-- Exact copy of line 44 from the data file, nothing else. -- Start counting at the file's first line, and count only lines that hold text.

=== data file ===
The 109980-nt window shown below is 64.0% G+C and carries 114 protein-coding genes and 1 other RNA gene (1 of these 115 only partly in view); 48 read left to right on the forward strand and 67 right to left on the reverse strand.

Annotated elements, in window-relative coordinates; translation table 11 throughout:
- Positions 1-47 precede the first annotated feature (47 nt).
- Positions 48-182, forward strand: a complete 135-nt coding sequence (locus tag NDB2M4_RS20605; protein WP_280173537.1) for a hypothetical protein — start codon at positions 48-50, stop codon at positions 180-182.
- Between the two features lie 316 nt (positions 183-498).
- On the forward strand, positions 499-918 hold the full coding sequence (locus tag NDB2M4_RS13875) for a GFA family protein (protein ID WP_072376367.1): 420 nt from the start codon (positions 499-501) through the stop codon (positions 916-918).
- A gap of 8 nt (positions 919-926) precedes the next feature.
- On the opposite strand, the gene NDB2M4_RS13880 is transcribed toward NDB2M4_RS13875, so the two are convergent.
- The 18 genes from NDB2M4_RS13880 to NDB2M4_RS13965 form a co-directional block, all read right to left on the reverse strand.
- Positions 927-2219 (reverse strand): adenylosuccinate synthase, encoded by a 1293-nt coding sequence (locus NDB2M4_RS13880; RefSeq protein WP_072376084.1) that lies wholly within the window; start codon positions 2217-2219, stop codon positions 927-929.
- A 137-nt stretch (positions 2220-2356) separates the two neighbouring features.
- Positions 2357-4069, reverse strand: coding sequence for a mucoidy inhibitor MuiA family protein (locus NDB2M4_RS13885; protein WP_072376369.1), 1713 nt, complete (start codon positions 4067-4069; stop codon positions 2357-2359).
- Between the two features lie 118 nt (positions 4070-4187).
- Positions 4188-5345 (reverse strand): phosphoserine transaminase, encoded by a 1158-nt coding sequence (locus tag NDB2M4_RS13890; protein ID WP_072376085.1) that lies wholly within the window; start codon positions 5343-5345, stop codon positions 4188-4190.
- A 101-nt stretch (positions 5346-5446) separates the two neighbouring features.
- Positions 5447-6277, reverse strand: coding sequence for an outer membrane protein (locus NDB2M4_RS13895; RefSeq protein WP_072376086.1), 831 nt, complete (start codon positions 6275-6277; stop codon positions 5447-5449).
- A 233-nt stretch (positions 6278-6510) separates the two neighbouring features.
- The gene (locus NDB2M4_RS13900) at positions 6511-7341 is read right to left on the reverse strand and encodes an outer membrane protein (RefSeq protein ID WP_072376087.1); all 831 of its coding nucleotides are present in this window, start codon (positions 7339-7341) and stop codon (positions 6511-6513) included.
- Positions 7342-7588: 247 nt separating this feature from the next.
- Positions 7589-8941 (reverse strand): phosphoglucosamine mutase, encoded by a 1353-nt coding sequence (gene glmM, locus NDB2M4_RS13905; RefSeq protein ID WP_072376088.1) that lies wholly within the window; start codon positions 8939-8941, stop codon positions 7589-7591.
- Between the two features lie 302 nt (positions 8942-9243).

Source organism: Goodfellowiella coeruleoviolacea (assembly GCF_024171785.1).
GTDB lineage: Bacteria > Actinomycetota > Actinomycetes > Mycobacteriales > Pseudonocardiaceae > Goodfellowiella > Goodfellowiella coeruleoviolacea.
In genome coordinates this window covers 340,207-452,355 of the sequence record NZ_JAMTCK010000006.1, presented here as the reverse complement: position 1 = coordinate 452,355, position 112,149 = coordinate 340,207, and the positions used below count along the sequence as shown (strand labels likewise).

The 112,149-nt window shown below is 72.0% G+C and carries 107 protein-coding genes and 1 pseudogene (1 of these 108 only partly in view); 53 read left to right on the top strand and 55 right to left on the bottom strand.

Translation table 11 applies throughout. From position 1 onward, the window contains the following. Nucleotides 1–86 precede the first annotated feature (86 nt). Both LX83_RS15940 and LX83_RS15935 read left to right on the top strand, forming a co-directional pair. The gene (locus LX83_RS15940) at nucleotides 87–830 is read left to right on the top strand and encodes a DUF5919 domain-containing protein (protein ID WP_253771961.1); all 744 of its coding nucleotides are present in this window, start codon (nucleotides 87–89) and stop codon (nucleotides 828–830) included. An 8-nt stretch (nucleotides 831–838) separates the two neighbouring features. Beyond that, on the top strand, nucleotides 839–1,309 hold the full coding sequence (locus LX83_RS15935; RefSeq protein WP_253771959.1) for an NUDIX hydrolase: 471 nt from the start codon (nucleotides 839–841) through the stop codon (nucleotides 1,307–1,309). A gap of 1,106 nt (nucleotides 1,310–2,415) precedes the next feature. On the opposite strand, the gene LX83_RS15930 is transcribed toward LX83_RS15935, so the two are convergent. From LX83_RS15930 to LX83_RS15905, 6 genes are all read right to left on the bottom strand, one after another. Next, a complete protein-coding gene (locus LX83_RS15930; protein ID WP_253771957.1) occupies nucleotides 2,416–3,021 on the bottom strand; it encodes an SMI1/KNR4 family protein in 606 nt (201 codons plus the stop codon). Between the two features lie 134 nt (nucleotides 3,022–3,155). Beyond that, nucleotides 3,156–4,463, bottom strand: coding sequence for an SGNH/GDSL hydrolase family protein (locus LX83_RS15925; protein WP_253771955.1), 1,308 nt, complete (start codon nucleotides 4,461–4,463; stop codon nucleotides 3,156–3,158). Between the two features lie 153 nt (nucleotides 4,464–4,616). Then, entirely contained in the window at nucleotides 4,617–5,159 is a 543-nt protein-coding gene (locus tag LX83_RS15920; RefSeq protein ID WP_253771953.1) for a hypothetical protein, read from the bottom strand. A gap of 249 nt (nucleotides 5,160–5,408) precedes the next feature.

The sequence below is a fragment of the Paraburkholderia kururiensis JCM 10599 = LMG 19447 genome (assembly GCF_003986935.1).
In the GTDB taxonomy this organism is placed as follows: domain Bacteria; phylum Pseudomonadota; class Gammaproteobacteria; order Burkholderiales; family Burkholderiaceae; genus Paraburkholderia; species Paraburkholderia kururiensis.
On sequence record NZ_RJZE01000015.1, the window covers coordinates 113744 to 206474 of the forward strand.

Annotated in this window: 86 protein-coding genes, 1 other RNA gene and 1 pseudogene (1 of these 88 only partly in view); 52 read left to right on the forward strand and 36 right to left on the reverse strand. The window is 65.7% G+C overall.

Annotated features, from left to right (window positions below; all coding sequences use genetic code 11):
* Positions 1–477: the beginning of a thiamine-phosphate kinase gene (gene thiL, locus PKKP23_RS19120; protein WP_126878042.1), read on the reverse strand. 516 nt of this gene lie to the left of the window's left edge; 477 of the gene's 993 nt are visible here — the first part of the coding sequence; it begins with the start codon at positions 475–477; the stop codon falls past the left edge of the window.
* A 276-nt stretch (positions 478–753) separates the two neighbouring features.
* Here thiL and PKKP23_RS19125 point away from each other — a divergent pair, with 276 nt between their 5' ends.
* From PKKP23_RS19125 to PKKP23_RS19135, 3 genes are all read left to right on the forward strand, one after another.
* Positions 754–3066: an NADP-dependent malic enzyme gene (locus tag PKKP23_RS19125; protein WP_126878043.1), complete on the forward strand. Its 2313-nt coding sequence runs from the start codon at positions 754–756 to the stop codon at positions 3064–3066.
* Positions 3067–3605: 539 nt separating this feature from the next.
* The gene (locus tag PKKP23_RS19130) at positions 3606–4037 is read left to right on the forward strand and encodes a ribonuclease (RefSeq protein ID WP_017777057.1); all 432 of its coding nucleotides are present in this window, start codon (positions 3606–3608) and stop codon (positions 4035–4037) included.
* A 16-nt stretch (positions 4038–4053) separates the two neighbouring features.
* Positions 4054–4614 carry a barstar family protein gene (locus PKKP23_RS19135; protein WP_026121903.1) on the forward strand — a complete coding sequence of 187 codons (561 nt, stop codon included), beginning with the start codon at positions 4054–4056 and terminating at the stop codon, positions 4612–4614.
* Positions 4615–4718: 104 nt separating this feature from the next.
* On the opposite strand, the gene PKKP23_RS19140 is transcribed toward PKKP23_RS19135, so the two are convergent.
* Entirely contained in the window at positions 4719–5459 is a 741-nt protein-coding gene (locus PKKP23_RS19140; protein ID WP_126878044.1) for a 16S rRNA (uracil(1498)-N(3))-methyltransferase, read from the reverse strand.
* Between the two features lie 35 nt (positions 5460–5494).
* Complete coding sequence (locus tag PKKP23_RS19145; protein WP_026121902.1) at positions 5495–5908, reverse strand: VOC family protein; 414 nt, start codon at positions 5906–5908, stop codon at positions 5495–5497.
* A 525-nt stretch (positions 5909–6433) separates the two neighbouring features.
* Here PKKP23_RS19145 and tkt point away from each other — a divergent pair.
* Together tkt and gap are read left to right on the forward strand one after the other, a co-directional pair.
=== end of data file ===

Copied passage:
* Between the two features lie 35 nt (positions 5460–5494).